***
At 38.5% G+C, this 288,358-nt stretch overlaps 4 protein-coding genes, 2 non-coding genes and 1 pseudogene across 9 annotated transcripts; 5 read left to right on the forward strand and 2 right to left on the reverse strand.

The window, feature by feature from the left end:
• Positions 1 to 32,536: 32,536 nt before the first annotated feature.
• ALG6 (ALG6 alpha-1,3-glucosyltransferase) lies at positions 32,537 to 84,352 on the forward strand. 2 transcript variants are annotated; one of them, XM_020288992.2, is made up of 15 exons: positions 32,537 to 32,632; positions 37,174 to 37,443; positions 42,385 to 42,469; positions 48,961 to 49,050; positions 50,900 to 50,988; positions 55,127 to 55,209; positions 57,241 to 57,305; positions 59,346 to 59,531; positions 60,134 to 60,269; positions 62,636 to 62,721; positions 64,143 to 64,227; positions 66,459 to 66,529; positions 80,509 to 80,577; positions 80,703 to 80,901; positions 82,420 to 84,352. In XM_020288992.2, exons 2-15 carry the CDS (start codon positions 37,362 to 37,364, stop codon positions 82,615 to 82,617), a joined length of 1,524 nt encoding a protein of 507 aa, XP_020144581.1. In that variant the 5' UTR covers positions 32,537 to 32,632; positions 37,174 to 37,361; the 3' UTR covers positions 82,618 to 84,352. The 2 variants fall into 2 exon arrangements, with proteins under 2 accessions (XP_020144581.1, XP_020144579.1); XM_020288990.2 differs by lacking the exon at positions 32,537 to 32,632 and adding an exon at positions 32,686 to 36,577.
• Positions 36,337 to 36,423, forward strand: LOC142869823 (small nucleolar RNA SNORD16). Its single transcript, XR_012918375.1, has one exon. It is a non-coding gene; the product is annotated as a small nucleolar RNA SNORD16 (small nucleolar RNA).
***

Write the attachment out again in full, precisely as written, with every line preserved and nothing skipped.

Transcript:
At 38.5% G+C, this 288,358-nt stretch overlaps 4 protein-coding genes, 2 non-coding genes and 1 pseudogene across 9 annotated transcripts; 5 read left to right on the forward strand and 2 right to left on the reverse strand.

The window, feature by feature from the left end:
• Positions 1 to 32,536: 32,536 nt before the first annotated feature.
• ALG6 (ALG6 alpha-1,3-glucosyltransferase) lies at positions 32,537 to 84,352 on the forward strand. 2 transcript variants are annotated; one of them, XM_020288992.2, is made up of 15 exons: positions 32,537 to 32,632; positions 37,174 to 37,443; positions 42,385 to 42,469; positions 48,961 to 49,050; positions 50,900 to 50,988; positions 55,127 to 55,209; positions 57,241 to 57,305; positions 59,346 to 59,531; positions 60,134 to 60,269; positions 62,636 to 62,721; positions 64,143 to 64,227; positions 66,459 to 66,529; positions 80,509 to 80,577; positions 80,703 to 80,901; positions 82,420 to 84,352. In XM_020288992.2, exons 2-15 carry the CDS (start codon positions 37,362 to 37,364, stop codon positions 82,615 to 82,617), a joined length of 1,524 nt encoding a protein of 507 aa, XP_020144581.1. In that variant the 5' UTR covers positions 32,537 to 32,632; positions 37,174 to 37,361; the 3' UTR covers positions 82,618 to 84,352. The 2 variants fall into 2 exon arrangements, with proteins under 2 accessions (XP_020144581.1, XP_020144579.1); XM_020288990.2 differs by lacking the exon at positions 32,537 to 32,632 and adding an exon at positions 32,686 to 36,577.
• Positions 36,337 to 36,423, forward strand: LOC142869823 (small nucleolar RNA SNORD16). Its single transcript, XR_012918375.1, has one exon. It is a non-coding gene; the product is annotated as a small nucleolar RNA SNORD16 (small nucleolar RNA).